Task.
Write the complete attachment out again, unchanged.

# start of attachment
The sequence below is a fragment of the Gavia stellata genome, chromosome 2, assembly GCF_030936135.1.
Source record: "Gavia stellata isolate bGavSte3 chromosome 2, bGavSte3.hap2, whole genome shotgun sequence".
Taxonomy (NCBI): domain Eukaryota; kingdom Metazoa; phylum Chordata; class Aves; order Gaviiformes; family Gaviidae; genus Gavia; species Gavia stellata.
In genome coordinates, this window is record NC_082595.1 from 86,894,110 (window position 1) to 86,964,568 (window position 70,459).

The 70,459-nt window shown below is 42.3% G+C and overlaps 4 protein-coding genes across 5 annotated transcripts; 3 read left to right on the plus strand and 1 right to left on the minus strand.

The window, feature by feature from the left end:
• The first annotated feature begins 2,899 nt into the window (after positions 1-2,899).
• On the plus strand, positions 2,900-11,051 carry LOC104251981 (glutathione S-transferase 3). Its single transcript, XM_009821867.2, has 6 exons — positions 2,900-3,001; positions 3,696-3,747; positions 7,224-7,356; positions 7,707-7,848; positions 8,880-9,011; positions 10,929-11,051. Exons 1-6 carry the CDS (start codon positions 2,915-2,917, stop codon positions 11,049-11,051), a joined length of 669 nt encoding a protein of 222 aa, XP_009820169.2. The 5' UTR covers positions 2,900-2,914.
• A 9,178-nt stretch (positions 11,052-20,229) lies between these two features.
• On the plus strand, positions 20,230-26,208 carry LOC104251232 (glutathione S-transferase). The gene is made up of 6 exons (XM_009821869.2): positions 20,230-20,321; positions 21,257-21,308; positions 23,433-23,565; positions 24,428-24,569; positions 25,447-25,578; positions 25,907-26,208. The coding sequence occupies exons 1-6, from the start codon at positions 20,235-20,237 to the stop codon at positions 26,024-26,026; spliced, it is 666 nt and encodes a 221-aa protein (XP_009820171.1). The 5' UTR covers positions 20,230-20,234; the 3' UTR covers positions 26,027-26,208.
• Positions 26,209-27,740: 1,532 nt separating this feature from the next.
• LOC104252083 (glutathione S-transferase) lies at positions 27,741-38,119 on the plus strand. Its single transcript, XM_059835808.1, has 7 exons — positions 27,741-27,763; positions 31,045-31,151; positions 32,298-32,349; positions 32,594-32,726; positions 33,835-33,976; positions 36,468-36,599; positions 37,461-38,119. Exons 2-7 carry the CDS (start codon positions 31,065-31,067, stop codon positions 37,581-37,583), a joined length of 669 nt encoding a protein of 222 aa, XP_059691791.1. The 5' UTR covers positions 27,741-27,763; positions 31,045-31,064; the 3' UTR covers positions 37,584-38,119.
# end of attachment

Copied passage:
The sequence below is a fragment of the Gavia stellata genome, chromosome 2, assembly GCF_030936135.1.
Source record: "Gavia stellata isolate bGavSte3 chromosome 2, bGavSte3.hap2, whole genome shotgun sequence".
Taxonomy (NCBI): domain Eukaryota; kingdom Metazoa; phylum Chordata; class Aves; order Gaviiformes; family Gaviidae; genus Gavia; species Gavia stellata.
In genome coordinates, this window is record NC_082595.1 from 86,894,110 (window position 1) to 86,964,568 (window position 70,459).

The 70,459-nt window shown below is 42.3% G+C and overlaps 4 protein-coding genes across 5 annotated transcripts; 3 read left to right on the plus strand and 1 right to left on the minus strand.

The window, feature by feature from the left end:
• The first annotated feature begins 2,899 nt into the window (after positions 1-2,899).
• On the plus strand, positions 2,900-11,051 carry LOC104251981 (glutathione S-transferase 3). Its single transcript, XM_009821867.2, has 6 exons — positions 2,900-3,001; positions 3,696-3,747; positions 7,224-7,356; positions 7,707-7,848; positions 8,880-9,011; positions 10,929-11,051. Exons 1-6 carry the CDS (start codon positions 2,915-2,917, stop codon positions 11,049-11,051), a joined length of 669 nt encoding a protein of 222 aa, XP_009820169.2. The 5' UTR covers positions 2,900-2,914.
• A 9,178-nt stretch (positions 11,052-20,229) lies between these two features.
• On the plus strand, positions 20,230-26,208 carry LOC104251232 (glutathione S-transferase). The gene is made up of 6 exons (XM_009821869.2): positions 20,230-20,321; positions 21,257-21,308; positions 23,433-23,565; positions 24,428-24,569; positions 25,447-25,578; positions 25,907-26,208. The coding sequence occupies exons 1-6, from the start codon at positions 20,235-20,237 to the stop codon at positions 26,024-26,026; spliced, it is 666 nt and encodes a 221-aa protein (XP_009820171.1). The 5' UTR covers positions 20,230-20,234; the 3' UTR covers positions 26,027-26,208.
• Positions 26,209-27,740: 1,532 nt separating this feature from the next.
• LOC104252083 (glutathione S-transferase) lies at positions 27,741-38,119 on the plus strand. Its single transcript, XM_059835808.1, has 7 exons — positions 27,741-27,763; positions 31,045-31,151; positions 32,298-32,349; positions 32,594-32,726; positions 33,835-33,976; positions 36,468-36,599; positions 37,461-38,119. Exons 2-7 carry the CDS (start codon positions 31,065-31,067, stop codon positions 37,581-37,583), a joined length of 669 nt encoding a protein of 222 aa, XP_059691791.1. The 5' UTR covers positions 27,741-27,763; positions 31,045-31,064; the 3' UTR covers positions 37,584-38,119.